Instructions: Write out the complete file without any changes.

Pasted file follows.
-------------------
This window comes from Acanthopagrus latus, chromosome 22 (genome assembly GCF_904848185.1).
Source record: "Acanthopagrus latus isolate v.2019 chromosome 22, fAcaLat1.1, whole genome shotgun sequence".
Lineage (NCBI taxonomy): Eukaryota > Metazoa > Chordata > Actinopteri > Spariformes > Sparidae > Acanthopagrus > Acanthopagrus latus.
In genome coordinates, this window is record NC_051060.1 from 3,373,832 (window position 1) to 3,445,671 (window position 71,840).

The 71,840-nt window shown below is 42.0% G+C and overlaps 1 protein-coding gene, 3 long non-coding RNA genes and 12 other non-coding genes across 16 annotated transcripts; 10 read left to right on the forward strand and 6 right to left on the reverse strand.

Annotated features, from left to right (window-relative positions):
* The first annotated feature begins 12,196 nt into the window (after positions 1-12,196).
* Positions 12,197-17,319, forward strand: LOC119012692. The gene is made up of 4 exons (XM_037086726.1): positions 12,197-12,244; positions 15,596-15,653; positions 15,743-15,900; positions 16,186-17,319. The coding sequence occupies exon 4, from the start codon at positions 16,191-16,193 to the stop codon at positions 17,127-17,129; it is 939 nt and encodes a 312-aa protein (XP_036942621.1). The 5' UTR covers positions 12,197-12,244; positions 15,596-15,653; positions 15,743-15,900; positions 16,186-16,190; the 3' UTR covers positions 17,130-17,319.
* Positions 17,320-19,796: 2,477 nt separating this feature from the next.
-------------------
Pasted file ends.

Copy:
This window comes from Acanthopagrus latus, chromosome 22 (genome assembly GCF_904848185.1).
Source record: "Acanthopagrus latus isolate v.2019 chromosome 22, fAcaLat1.1, whole genome shotgun sequence".
Lineage (NCBI taxonomy): Eukaryota > Metazoa > Chordata > Actinopteri > Spariformes > Sparidae > Acanthopagrus > Acanthopagrus latus.
In genome coordinates, this window is record NC_051060.1 from 3,373,832 (window position 1) to 3,445,671 (window position 71,840).

The 71,840-nt window shown below is 42.0% G+C and overlaps 1 protein-coding gene, 3 long non-coding RNA genes and 12 other non-coding genes across 16 annotated transcripts; 10 read left to right on the forward strand and 6 right to left on the reverse strand.

Annotated features, from left to right (window-relative positions):
* The first annotated feature begins 12,196 nt into the window (after positions 1-12,196).
* Positions 12,197-17,319, forward strand: LOC119012692. The gene is made up of 4 exons (XM_037086726.1): positions 12,197-12,244; positions 15,596-15,653; positions 15,743-15,900; positions 16,186-17,319. The coding sequence occupies exon 4, from the start codon at positions 16,191-16,193 to the stop codon at positions 17,127-17,129; it is 939 nt and encodes a 312-aa protein (XP_036942621.1). The 5' UTR covers positions 12,197-12,244; positions 15,596-15,653; positions 15,743-15,900; positions 16,186-16,190; the 3' UTR covers positions 17,130-17,319.
* Positions 17,320-19,796: 2,477 nt separating this feature from the next.